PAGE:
Today at 20H54 hours UTC  the Franco-Japanese crew of MILAI Around The World was first across the leg 5 finish line at the entrance to the Beagle Channel, which leads to the Argentinean town of Ushuaia. Hours earlier, Masa Suzuki and Estelle Greck were also first to reach the legendary Cape Horn at 09:36 UTC, where wind conditions were very calm. MILAI utterly dominated the last two weeks of this 4,500-mile leg, with a long stretch of downwind sailing in an established breeze, punctuated by a series of low-pressure systems. Over the coming hours, it will likely be confirmed that the current ranking will earn MILAI second place in the overall ranking, with SEC HAYAI set to remain at the top of the leader board just one-point ahead. As a result, there is still everything to play for in the next few legs as the fleet climb back up the Atlantic.

Papeete – Ushuaia, an unprecedented leg

The 4682 miles covered by MILAI in this latest leg required a sea passage of 19 days and 19 hours at an average speed of 9,84 knots. Setting sail from Papeete on 26 November 2022, the competitors initially had to contend with a week of light to medium winds as they dropped due south in search of the strong  west winds reminiscent of the lower latitudes. Over the course of that first week, the hierarchy was constantly shifting according to the tactics in play, everyone alternating between first and last place. The arrival of the strong breeze at around 35° South heralded the start of a new phase, which MILAI Around The World clearly excelled at, constantly posting higher speeds than their rivals to finish some 80 miles ahead of second placed SEC HAYAI at the finish. Quite the achievement in view of the multiple rips in their sails and the long days spent sewing them back together for a temporary fix.

It’s a leg which saw the crews set sail from Tahiti and the shores of French Polynesia at 18° South and make landfall in Tierra del Fuego at 55° South, which is a stark contrast to say the least. SEC HAYAI will likely cross the finish line around a hundred miles or so in MILAI’s wake, whilst the other competitors, AMHAS, WHISKEY JACK and GRYPHON SOLO2 are some 300 to 500 miles astern of the leader and due to make landfall in Ushuaia over the weekend and through into next Monday. This 2 or 3-day deficit is still very short when you take into account the overall distance covered so far, proving once again that the competitive spirit in this event is very much alive and kicking.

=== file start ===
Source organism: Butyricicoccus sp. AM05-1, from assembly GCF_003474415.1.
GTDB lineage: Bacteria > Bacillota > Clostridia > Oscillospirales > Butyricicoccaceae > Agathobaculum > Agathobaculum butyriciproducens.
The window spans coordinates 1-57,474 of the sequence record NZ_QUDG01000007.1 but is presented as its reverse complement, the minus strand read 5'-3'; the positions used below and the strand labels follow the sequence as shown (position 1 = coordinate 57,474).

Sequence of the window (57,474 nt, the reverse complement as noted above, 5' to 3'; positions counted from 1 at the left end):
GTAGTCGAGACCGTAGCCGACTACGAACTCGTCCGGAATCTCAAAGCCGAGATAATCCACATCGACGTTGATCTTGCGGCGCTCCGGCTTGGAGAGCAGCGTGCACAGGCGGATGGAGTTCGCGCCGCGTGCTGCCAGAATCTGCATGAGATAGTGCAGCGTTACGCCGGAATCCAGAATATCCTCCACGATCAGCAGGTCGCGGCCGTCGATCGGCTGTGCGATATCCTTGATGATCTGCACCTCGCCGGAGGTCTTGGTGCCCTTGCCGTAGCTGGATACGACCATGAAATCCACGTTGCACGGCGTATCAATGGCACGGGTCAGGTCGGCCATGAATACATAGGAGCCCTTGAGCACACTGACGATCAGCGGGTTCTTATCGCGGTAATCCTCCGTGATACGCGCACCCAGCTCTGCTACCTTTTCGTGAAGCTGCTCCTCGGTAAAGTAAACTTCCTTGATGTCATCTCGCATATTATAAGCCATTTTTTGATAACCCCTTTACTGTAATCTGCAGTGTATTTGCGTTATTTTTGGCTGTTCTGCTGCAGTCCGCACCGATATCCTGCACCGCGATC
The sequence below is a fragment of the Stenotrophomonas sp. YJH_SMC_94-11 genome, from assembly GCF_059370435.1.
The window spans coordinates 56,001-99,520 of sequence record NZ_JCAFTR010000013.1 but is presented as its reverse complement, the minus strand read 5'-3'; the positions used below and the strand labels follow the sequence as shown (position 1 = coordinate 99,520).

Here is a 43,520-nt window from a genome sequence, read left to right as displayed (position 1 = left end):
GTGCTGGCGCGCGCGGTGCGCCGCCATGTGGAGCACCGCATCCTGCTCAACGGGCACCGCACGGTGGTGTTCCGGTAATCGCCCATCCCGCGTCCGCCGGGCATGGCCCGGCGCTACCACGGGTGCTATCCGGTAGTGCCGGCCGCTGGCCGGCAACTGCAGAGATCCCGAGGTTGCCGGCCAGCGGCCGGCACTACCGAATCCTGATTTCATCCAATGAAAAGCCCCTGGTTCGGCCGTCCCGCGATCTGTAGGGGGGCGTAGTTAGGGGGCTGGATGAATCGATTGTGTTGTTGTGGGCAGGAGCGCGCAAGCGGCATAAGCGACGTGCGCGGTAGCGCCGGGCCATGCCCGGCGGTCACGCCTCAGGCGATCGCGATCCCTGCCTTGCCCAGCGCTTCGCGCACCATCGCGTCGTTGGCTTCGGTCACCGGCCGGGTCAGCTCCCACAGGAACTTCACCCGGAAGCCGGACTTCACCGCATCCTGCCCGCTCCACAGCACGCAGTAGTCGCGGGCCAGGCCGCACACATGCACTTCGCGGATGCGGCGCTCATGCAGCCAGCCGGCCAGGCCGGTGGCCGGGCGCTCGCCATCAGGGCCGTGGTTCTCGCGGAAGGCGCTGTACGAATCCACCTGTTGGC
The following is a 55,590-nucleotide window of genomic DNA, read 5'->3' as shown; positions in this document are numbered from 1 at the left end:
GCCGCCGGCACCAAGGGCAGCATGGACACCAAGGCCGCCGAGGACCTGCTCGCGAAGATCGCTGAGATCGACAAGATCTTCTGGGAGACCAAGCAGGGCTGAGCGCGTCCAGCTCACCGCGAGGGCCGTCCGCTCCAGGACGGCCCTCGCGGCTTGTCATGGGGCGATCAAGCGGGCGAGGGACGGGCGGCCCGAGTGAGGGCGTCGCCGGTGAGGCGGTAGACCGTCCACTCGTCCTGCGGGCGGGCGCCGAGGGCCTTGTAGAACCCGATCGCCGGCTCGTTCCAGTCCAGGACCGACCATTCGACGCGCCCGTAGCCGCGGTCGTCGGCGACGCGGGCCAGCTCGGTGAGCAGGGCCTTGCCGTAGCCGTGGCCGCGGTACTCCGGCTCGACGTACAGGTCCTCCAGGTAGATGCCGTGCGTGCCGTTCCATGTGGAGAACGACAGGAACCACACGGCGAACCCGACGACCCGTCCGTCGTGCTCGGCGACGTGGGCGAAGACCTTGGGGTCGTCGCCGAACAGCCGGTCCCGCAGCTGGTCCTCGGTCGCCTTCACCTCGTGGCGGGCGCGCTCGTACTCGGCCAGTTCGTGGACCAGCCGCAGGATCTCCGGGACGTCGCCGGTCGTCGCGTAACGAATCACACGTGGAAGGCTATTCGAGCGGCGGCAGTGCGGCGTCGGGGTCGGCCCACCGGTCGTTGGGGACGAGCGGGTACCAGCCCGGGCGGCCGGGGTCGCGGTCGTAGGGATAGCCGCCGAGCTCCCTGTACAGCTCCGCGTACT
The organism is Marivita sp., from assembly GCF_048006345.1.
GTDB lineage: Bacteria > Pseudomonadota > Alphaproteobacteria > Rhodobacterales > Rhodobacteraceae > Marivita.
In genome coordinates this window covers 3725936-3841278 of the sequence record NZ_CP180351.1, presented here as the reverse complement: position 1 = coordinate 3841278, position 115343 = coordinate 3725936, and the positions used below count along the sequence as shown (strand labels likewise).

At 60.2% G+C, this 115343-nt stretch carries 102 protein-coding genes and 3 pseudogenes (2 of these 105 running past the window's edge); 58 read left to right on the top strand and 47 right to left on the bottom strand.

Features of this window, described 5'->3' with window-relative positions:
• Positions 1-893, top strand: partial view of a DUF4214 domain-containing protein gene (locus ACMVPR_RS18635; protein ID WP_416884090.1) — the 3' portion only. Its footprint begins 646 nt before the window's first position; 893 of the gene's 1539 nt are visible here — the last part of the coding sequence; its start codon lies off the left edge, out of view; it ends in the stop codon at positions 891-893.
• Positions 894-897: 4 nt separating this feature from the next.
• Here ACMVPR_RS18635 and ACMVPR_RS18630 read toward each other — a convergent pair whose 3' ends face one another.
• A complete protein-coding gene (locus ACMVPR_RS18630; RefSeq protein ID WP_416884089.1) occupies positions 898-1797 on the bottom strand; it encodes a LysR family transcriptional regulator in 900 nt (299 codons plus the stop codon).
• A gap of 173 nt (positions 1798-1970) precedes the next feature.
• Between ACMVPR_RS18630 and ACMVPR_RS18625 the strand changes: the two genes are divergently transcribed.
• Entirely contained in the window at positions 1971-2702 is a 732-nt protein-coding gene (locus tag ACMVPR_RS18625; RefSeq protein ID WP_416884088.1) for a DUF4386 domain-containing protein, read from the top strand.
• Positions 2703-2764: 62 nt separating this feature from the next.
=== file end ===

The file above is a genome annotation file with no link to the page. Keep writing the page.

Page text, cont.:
The southern latitudes and the Horn: an initiatory voyage

The GLOBE40 fleet had already dropped down to the lower latitudes of around 40° South as they rounded the tip of South Africa and entered the Indian Ocean, before later closing on Australia. However, the duration was considerably shorter and, in this latest leg, the GLOBE40 skippers have really tapped into what sparks the imagination and creates a gripping narrative for great offshore racers through the exhilaration of long days slipping along and the sense of limitlessness in these vast, deserted marine spaces, which stretch out to infinity. For every one of the crews, it will be a memorable leg in their journey around the globe and in their personal careers, each of them caught up in the wonders of this latest experience, amidst a chilly backdrop coloured by the anxiety of the fiercest depressions barrelling through and by the fear of damage in such a remote part of the world. They have certainly had more than their fair share of depressions too with winds regularly reaching 50 knots. However, with most of the skippers having clocked up some 20,000 miles since June, they can take great comfort in the fact that they can now tackle a leg like this with the confidence and skill that comes with experience.

Tierra del Fuego and Ushuaia: the GLOBE40 prepares to make its return to the Atlantic.

Though the competitors in the Vendee Globe or The Ocean Race have occasionally had to be make a pit stop in Ushuaia after suffering damage, this is the first time that TIERRA DEL FUEGO has played host to a round the world yacht race as an official stopover. Over the 70-mile passage between the official finish line and the port of Ushuaia, it is sure to offer the skippers a superb natural spectacle amidst snow-capped mountains and the abundance of marine fauna in the Beagle Channel, in the wilds of Patagonia, which is a haven for trekking in the summer and skiing in the winter. Measuring some 2 to 3 miles wide, the Beagle Channel links the Atlantic and the Pacific and connects the waters of Argentina and Chile, as well as attracting many visitors keen to cruise the Antarctic under sail and under engine. For the event organisers, this leg is also a very key moment in the race as it marks the end of the course through the Southern Ocean and the start of the climb back up the Atlantic.

As such, Sunday’s final match, ARGENTINA v FRANCE in the football World Cup will only add to the ambiance in Ushuaia!!

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